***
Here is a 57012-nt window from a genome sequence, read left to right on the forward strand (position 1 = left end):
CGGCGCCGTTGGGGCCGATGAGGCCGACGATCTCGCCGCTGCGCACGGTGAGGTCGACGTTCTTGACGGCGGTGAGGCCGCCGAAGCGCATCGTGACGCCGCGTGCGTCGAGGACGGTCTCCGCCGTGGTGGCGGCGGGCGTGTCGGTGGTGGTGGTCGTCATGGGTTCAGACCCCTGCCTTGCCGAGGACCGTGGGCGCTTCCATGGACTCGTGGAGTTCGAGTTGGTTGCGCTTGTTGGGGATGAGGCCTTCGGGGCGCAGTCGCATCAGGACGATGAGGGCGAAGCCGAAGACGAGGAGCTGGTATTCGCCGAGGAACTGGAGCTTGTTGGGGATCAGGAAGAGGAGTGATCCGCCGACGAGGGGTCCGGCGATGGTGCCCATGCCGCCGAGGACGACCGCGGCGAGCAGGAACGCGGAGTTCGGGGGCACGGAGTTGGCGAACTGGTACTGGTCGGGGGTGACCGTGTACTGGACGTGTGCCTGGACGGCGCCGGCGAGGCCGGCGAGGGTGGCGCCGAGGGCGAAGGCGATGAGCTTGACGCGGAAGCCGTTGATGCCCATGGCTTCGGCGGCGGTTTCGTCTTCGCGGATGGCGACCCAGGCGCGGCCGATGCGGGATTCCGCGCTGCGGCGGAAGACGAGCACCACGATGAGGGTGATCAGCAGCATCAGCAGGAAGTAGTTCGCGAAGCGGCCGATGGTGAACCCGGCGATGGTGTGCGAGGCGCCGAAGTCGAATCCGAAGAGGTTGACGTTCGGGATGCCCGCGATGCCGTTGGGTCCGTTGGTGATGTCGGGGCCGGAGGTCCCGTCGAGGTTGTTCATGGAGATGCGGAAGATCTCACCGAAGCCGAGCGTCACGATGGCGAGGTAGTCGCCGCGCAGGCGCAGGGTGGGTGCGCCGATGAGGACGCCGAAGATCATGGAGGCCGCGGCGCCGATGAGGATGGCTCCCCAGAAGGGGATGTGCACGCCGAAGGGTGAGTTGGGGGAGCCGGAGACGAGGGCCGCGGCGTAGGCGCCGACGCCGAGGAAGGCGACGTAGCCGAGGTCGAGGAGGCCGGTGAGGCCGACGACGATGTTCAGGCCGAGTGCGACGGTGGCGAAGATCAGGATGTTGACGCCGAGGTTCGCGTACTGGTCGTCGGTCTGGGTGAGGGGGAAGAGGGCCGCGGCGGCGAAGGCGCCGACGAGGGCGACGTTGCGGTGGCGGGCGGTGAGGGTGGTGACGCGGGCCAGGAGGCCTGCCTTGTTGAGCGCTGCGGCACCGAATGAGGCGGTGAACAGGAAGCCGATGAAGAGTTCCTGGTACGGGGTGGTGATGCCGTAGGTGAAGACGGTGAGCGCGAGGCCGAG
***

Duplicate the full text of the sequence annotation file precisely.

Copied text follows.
Here is a 57012-nt window from a genome sequence, read left to right on the forward strand (position 1 = left end):
CGGCGCCGTTGGGGCCGATGAGGCCGACGATCTCGCCGCTGCGCACGGTGAGGTCGACGTTCTTGACGGCGGTGAGGCCGCCGAAGCGCATCGTGACGCCGCGTGCGTCGAGGACGGTCTCCGCCGTGGTGGCGGCGGGCGTGTCGGTGGTGGTGGTCGTCATGGGTTCAGACCCCTGCCTTGCCGAGGACCGTGGGCGCTTCCATGGACTCGTGGAGTTCGAGTTGGTTGCGCTTGTTGGGGATGAGGCCTTCGGGGCGCAGTCGCATCAGGACGATGAGGGCGAAGCCGAAGACGAGGAGCTGGTATTCGCCGAGGAACTGGAGCTTGTTGGGGATCAGGAAGAGGAGTGATCCGCCGACGAGGGGTCCGGCGATGGTGCCCATGCCGCCGAGGACGACCGCGGCGAGCAGGAACGCGGAGTTCGGGGGCACGGAGTTGGCGAACTGGTACTGGTCGGGGGTGACCGTGTACTGGACGTGTGCCTGGACGGCGCCGGCGAGGCCGGCGAGGGTGGCGCCGAGGGCGAAGGCGATGAGCTTGACGCGGAAGCCGTTGATGCCCATGGCTTCGGCGGCGGTTTCGTCTTCGCGGATGGCGACCCAGGCGCGGCCGATGCGGGATTCCGCGCTGCGGCGGAAGACGAGCACCACGATGAGGGTGATCAGCAGCATCAGCAGGAAGTAGTTCGCGAAGCGGCCGATGGTGAACCCGGCGATGGTGTGCGAGGCGCCGAAGTCGAATCCGAAGAGGTTGACGTTCGGGATGCCCGCGATGCCGTTGGGTCCGTTGGTGATGTCGGGGCCGGAGGTCCCGTCGAGGTTGTTCATGGAGATGCGGAAGATCTCACCGAAGCCGAGCGTCACGATGGCGAGGTAGTCGCCGCGCAGGCGCAGGGTGGGTGCGCCGATGAGGACGCCGAAGATCATGGAGGCCGCGGCGCCGATGAGGATGGCTCCCCAGAAGGGGATGTGCACGCCGAAGGGTGAGTTGGGGGAGCCGGAGACGAGGGCCGCGGCGTAGGCGCCGACGCCGAGGAAGGCGACGTAGCCGAGGTCGAGGAGGCCGGTGAGGCCGACGACGATGTTCAGGCCGAGTGCGACGGTGGCGAAGATCAGGATGTTGACGCCGAGGTTCGCGTACTGGTCGTCGGTCTGGGTGAGGGGGAAGAGGGCCGCGGCGGCGAAGGCGCCGACGAGGGCGACGTTGCGGTGGCGGGCGGTGAGGGTGGTGACGCGGGCCAGGAGGCCTGCCTTGTTGAGCGCTGCGGCACCGAATGAGGCGGTGAACAGGAAGCCGATGAAGAGTTCCTGGTACGGGGTGGTGATGCCGTAGGTGAAGACGGTGAGCGCGAGGCCGAG